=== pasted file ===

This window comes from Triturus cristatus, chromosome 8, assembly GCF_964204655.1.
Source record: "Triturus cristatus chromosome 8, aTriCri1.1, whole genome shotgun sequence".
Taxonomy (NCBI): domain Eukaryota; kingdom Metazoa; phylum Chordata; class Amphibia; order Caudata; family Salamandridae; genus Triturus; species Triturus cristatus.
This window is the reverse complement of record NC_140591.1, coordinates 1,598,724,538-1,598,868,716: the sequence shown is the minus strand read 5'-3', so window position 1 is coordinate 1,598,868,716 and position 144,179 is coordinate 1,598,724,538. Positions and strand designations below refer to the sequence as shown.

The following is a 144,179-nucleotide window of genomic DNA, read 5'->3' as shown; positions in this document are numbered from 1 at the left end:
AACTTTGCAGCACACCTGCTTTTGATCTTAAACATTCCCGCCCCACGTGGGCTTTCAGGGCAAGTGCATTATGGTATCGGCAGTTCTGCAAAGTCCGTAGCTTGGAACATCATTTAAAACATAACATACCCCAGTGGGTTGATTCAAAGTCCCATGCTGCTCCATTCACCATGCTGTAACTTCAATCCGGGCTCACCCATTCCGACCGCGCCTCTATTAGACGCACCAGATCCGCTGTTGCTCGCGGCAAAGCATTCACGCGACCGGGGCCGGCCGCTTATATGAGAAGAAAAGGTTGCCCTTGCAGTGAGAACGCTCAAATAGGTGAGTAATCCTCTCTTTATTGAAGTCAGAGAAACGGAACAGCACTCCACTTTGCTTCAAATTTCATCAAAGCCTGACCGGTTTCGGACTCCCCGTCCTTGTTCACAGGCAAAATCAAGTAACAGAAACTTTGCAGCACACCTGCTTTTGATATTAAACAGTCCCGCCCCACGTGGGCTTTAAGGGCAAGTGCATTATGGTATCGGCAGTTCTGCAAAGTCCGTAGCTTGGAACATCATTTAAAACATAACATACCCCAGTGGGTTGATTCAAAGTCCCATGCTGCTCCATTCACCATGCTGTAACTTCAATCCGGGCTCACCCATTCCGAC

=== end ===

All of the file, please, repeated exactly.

This window comes from Triturus cristatus, chromosome 8, assembly GCF_964204655.1.
Source record: "Triturus cristatus chromosome 8, aTriCri1.1, whole genome shotgun sequence".
Taxonomy (NCBI): domain Eukaryota; kingdom Metazoa; phylum Chordata; class Amphibia; order Caudata; family Salamandridae; genus Triturus; species Triturus cristatus.
This window is the reverse complement of record NC_140591.1, coordinates 1,598,724,538-1,598,868,716: the sequence shown is the minus strand read 5'-3', so window position 1 is coordinate 1,598,868,716 and position 144,179 is coordinate 1,598,724,538. Positions and strand designations below refer to the sequence as shown.

The following is a 144,179-nucleotide window of genomic DNA, read 5'->3' as shown; positions in this document are numbered from 1 at the left end:
AACTTTGCAGCACACCTGCTTTTGATCTTAAACATTCCCGCCCCACGTGGGCTTTCAGGGCAAGTGCATTATGGTATCGGCAGTTCTGCAAAGTCCGTAGCTTGGAACATCATTTAAAACATAACATACCCCAGTGGGTTGATTCAAAGTCCCATGCTGCTCCATTCACCATGCTGTAACTTCAATCCGGGCTCACCCATTCCGACCGCGCCTCTATTAGACGCACCAGATCCGCTGTTGCTCGCGGCAAAGCATTCACGCGACCGGGGCCGGCCGCTTATATGAGAAGAAAAGGTTGCCCTTGCAGTGAGAACGCTCAAATAGGTGAGTAATCCTCTCTTTATTGAAGTCAGAGAAACGGAACAGCACTCCACTTTGCTTCAAATTTCATCAAAGCCTGACCGGTTTCGGACTCCCCGTCCTTGTTCACAGGCAAAATCAAGTAACAGAAACTTTGCAGCACACCTGCTTTTGATATTAAACAGTCCCGCCCCACGTGGGCTTTAAGGGCAAGTGCATTATGGTATCGGCAGTTCTGCAAAGTCCGTAGCTTGGAACATCATTTAAAACATAACATACCCCAGTGGGTTGATTCAAAGTCCCATGCTGCTCCATTCACCATGCTGTAACTTCAATCCGGGCTCACCCATTCCGAC